A windswept Italian mountaintop and a home beneath swaying electrical cables, hidden by tall brush and trees. Natural light in the house from midmorning to late afternoon, year round. The trees rustle and the owls watch the land and the occasional mole digs a mound for its place to sleep. Papi, my father-in-law, has lived in peace here for the better and worse parts of his life. From his seat on the stone porch he built, he smokes, drinks a glass of wine, watches the land.
A trail runs through his property, much to our chagrin. The trail is frequented by schoolchildren, hikers, and cyclists who stare into the casa rurale where, until recently, my wife and son and I lived with Papi. There we ate meals, shared tea, felt alone until we realized we were not.
Papi began building a fence, bundles of sticks and twigs placed along the upper reaches of the path to form bollards. My wife hiked the path and placed a sign redirecting traffic around the home and its wild, unkempt lot. Still they came, first one, then two, then five and more; some rushing, some yelling and shouting, some carrying their bicycles over the bollards. “Do I know you?” Papi shouted at one man trekking through with hiking poles. “Sometimes I don’t even know myself,” the man said, and continued down the path. Years ago, Papi had approved the path, allowing the village to announce it as public, even though it cut between the house and the garage-cum-workshop and woodshed. Now he regrets having given his approval. He builds more bollards, fells more trees into the path’s artery, staunching but never severing the flow.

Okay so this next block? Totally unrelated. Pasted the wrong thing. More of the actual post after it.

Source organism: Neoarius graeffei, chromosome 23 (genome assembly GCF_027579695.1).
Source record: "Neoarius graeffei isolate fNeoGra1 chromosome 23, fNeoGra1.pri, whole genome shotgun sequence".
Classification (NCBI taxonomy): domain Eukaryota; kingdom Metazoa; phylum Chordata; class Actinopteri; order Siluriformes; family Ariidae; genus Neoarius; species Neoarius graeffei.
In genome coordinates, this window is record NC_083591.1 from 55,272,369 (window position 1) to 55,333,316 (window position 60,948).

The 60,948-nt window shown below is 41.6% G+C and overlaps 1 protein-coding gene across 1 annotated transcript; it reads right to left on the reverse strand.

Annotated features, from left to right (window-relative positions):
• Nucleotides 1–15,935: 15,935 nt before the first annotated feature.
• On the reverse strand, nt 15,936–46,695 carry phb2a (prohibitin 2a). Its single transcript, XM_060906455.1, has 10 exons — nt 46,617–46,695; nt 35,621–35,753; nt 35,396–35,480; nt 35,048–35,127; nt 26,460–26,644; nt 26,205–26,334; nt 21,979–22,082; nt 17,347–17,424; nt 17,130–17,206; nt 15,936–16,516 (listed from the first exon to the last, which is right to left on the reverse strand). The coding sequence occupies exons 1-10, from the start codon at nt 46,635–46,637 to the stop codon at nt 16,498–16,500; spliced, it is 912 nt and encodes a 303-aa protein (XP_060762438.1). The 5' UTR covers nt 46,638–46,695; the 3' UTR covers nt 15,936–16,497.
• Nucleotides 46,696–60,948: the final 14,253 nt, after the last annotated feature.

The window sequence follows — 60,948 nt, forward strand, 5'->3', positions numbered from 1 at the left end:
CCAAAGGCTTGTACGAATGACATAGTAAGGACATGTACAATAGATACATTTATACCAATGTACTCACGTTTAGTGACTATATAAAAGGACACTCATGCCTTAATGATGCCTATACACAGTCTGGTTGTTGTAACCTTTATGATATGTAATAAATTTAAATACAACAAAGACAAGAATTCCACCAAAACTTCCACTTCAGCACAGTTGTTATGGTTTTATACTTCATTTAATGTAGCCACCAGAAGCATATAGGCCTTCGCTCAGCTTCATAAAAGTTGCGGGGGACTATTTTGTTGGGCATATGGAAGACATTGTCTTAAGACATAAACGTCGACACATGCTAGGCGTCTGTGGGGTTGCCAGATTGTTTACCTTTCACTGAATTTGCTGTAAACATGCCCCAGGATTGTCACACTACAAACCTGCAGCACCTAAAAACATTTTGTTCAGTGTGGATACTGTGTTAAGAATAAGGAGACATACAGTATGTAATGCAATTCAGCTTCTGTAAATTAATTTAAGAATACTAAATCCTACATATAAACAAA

When the virus garnered nationwide attention in Italy, in March, Papi watched as we packed up, taking our infant son and flying to our reportedly just-completed home in Massachusetts. Papi had heard us talk about the home for two years, its fraught construction process, the inflated costs that drove us to come and live with him. He was happy we would have a chance to see our American home, but said Italy was our real home. When would we be back? Two months, by early spring. He would start the garden, he said, and build a better fence.